Could Cape Town be the next global city to resort to bed-sharing rentals for lack of good and affordable long-term rental stock?
This question lingers as the city's long-term rental market reaches unprecedented levels of insanity, with properties disappearing from listings within hours, especially in the most wanted areas.
This is especially true for this time of the year, when short-term lets peak from December to March, as the tourism season booms, says Chad Shapiro, sales and marketing manager for Lew Geffen Sotheby's International Realty in the City Bowl and Atlantic Seaboard.
Landlords - enticed by these short-term rentals - are adding to the scarcity of long-term options, and the high-tenant demand from across the country and even abroad is driving prices to new heights.
Ross Levin, licensee for Seeff Atlantic Seaboard and City Bowl, says rental rates in Cape Town have reached staggering figures such as R134,000 per month in Bantry Bay.
Levin expects the market to get even busier with the bumper tourist season expected, and expects semigration to further boost demand as we head into 2024.
Recent reports confirm that international arrivals to Cape Town airport have now exceeded the pre-pandemic levels, says Basil Moraitis, regional manager for Pam Golding Properties in the Western Cape.
He affirms that the Cape currently has one of "the most acute shortages in rental stock in over a decade".
The desperation to get a long-term rental at an affordable price is not unique to Cape Town.
For instance, in Canada a person reportedly advertised half a bed to let. The Facebook Marketplace listing, which has since disappeared after going viral, suggested the lucky room mate would get to either share a queen bed or “we could [buy] a double deck bed”.
And in China, joint tenancy of a room is an option, with one tenant letting the place to sleep overnight and another tenant - who works night shift - renting the same cubicle/room to sleep in during the day.
According to Brett Leon, managing director of Lew Geffen Sotheby's International Realty in the City Bowl and Atlantic Seaboard, the morning-to-noon listing-to-taken rental vanishing act in Cape Town is most prevalent in sought-after areas such Sea Point, Bantry Bay, Gardens, and the City Centre.
While the root cause of Cape Town’s rental market issues extends beyond Airbnb's impact, the short-term let phenomenon is certainly one of the significant factors.
With 21 000 Airbnbs available (concentrated mostly in tourism hotspots), Cape Town has more listings than Amsterdam, San Francisco and the city-state of Singapore combined, according to the latest data from Inside Airbnb.
Leon says beyond Airbnb’s impact, Cape Town is a magnet for those seeking a more desirable lifestyle, leading to a surge in semigration from cities such as Johannesburg and Durban, along with internationals coming to live and work here.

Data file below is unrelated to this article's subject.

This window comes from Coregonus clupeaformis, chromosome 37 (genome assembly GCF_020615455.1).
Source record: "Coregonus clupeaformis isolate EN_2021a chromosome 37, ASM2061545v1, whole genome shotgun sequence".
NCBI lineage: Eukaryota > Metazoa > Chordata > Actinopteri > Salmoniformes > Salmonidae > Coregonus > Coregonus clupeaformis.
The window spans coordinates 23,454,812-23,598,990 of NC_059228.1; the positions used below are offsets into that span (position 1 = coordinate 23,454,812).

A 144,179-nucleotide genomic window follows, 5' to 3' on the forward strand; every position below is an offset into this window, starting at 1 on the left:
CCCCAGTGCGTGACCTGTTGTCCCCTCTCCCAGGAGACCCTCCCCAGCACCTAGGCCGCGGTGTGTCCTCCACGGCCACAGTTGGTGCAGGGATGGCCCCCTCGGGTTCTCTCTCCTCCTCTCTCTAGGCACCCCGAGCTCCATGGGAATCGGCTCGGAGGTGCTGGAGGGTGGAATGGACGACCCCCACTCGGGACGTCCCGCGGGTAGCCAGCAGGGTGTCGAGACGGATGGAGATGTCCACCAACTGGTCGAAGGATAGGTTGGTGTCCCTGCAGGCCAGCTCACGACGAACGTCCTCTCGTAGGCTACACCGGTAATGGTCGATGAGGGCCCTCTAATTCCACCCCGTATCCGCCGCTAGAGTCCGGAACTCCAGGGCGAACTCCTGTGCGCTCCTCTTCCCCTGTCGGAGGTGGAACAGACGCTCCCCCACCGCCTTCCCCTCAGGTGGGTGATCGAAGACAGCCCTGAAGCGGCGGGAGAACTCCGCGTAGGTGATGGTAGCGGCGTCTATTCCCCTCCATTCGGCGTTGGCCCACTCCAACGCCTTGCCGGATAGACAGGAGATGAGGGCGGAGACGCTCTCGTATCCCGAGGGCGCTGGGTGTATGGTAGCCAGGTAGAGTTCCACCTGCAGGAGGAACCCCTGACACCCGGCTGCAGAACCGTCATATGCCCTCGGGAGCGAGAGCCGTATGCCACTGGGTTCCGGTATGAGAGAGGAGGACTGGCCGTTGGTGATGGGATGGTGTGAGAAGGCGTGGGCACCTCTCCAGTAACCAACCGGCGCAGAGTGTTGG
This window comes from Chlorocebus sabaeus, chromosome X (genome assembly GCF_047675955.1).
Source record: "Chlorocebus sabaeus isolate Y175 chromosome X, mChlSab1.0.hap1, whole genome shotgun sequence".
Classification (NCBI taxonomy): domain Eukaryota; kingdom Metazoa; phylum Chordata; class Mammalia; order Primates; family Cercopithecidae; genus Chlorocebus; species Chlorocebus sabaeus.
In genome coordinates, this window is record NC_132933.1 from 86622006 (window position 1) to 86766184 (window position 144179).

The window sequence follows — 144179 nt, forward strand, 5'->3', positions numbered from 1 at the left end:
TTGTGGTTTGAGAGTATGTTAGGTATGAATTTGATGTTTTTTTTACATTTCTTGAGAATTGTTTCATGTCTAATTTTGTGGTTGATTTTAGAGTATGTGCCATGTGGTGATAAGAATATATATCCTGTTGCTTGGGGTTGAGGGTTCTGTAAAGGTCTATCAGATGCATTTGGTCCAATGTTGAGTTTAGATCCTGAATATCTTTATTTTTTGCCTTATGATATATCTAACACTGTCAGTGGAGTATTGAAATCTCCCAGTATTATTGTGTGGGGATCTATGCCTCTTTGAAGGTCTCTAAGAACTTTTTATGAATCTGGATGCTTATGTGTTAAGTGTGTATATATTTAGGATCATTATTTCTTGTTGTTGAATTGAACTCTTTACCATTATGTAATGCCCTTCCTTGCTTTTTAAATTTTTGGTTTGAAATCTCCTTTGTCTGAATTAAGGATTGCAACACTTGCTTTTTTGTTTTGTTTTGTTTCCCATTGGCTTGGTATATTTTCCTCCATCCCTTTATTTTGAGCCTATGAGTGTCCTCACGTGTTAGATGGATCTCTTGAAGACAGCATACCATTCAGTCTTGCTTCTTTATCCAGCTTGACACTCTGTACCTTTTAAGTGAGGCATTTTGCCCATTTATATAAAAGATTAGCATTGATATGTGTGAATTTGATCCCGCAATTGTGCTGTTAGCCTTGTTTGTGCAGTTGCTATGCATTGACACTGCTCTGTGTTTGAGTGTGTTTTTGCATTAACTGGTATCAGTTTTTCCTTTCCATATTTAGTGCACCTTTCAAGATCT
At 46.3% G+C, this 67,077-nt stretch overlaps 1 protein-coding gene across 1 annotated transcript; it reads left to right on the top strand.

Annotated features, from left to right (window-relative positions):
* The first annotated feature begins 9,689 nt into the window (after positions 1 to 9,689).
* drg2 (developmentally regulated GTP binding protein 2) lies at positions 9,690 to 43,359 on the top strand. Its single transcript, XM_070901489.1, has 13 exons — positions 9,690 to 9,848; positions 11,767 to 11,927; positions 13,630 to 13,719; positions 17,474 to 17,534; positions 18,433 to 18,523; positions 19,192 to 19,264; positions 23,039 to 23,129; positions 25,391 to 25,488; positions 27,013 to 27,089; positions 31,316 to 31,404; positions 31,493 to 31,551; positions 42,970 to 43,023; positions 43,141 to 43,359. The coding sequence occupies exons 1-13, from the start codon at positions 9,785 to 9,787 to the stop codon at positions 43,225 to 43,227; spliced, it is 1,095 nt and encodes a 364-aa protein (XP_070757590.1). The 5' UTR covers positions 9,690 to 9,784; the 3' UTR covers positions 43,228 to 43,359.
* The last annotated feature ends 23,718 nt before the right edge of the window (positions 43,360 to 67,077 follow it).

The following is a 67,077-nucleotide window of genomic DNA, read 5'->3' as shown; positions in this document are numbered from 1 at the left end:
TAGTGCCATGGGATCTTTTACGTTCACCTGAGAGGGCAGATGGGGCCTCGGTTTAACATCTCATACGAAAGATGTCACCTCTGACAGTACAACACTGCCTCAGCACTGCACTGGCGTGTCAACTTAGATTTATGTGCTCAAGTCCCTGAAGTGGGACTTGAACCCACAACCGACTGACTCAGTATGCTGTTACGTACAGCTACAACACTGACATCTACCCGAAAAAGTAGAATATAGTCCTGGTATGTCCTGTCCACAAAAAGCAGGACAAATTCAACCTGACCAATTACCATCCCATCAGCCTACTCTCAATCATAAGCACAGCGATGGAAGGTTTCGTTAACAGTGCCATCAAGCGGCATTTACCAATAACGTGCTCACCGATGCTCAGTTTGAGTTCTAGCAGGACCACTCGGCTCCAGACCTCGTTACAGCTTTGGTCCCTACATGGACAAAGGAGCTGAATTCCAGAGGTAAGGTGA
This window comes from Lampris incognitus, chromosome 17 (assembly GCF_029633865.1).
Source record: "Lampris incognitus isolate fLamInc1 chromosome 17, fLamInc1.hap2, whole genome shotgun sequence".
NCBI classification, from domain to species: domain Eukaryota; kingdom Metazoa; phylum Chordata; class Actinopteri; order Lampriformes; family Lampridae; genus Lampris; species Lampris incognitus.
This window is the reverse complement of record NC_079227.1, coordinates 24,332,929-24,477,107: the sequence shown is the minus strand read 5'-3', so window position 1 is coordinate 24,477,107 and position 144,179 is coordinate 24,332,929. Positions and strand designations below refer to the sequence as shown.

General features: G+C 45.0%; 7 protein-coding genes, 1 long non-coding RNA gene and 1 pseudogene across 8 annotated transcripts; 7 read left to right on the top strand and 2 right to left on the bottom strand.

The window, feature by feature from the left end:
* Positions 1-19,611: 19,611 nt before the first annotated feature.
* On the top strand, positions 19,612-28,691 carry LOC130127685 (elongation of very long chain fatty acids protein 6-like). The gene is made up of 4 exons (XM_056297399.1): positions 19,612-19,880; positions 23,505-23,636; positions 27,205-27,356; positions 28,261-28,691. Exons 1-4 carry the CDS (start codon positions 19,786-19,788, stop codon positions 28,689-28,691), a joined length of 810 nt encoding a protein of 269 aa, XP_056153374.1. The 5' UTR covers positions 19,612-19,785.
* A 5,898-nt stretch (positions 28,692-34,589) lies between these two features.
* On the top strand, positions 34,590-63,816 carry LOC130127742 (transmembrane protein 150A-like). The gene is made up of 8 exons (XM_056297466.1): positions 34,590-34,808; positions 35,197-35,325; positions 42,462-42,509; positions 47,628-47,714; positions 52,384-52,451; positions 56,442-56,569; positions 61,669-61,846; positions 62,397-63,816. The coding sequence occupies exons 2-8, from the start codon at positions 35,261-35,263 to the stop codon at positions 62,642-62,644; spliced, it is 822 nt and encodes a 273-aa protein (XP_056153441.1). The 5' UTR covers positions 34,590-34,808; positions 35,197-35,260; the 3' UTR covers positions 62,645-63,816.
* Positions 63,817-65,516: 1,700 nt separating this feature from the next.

The influx of new developments and businesses - such as Amazon’s head office - further amplifies the demand, while the ability to work remotely fuels the rental frenzy, says Leon.
Another factor is interest rates, which have risen by about 5% in almost two years, prompting potential home buyers to turn to renting instead.
Odette Maartens, head of rentals for Dogon, says rentals range from a spacious two-bedroom luxury apartment in Kenilworth for R24 000 per month to a lavish six-bedroom house in Kenilworth Upper for R100 000 per month.
Sonya Garisch and Jaqui Bush, rental agents with Seeff Constantia, have achieved rentals of up to R120 000 per month in the suburb.
The Atlantic Seaboard has rentals ranging from R12 000 per month for a studio apartment in Tamboerskloof to R95 000 per month for a 3-bedroom home in the area, they say.
Seeff’s Levin says the highest rental rates he has seen include: R134 000 per month in Bantry Bay; R112 000 at the Waterfront; R95 000 in Mouille Point; R85 000 in Tamboerskloof; R65 000 in Sea Point, Three Anchor Bay and in the CBD.
But it is not only the higher end of the market in tourist hotspots feeling the pinch.
Property entrepreneur Darren Francis, who launched his property career in the Mitchells Plain, says the rental market has seen an even bigger surge in the affordable market where rentals range from R3000 to R8000, and where there has been a lack of investment in developments recently to serve an influx of renters to the market who cannot afford to buy their own home.
“Just this week, advertising three units in Mitchells Plain for rent we had more than 170 email enquiries and more than 160 social media comments on this one post.
“The affordable market lacks good quality and affordable accommodation. This problem will only grow exponentially over the next few months. Competition for accommodation in these areas is tough as there are many people looking for affordable accommodation,” said Francis.